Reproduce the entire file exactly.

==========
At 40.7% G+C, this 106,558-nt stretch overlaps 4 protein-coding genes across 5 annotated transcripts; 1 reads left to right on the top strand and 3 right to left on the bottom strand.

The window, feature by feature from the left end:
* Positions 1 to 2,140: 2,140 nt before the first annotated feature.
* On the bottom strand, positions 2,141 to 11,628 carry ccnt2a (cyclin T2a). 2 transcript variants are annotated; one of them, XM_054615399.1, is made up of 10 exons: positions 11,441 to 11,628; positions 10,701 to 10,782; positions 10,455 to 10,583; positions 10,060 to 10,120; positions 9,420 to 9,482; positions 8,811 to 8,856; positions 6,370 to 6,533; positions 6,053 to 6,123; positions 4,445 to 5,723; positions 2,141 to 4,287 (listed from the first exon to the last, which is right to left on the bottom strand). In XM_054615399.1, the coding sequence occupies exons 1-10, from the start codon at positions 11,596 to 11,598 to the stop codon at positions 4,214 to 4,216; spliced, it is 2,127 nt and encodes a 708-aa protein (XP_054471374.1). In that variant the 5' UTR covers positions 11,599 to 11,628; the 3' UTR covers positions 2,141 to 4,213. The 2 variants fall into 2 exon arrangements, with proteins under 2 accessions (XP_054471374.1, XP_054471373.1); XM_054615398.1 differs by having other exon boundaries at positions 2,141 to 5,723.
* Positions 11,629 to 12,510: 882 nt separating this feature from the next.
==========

At 40.7% G+C, this 106,558-nt stretch overlaps 4 protein-coding genes across 5 annotated transcripts; 1 reads left to right on the top strand and 3 right to left on the bottom strand.

The window, feature by feature from the left end:
* Positions 1 to 2,140: 2,140 nt before the first annotated feature.
* On the bottom strand, positions 2,141 to 11,628 carry ccnt2a (cyclin T2a). 2 transcript variants are annotated; one of them, XM_054615399.1, is made up of 10 exons: positions 11,441 to 11,628; positions 10,701 to 10,782; positions 10,455 to 10,583; positions 10,060 to 10,120; positions 9,420 to 9,482; positions 8,811 to 8,856; positions 6,370 to 6,533; positions 6,053 to 6,123; positions 4,445 to 5,723; positions 2,141 to 4,287 (listed from the first exon to the last, which is right to left on the bottom strand). In XM_054615399.1, the coding sequence occupies exons 1-10, from the start codon at positions 11,596 to 11,598 to the stop codon at positions 4,214 to 4,216; spliced, it is 2,127 nt and encodes a 708-aa protein (XP_054471374.1). In that variant the 5' UTR covers positions 11,599 to 11,628; the 3' UTR covers positions 2,141 to 4,213. The 2 variants fall into 2 exon arrangements, with proteins under 2 accessions (XP_054471374.1, XP_054471373.1); XM_054615398.1 differs by having other exon boundaries at positions 2,141 to 5,723.
* Positions 11,629 to 12,510: 882 nt separating this feature from the next.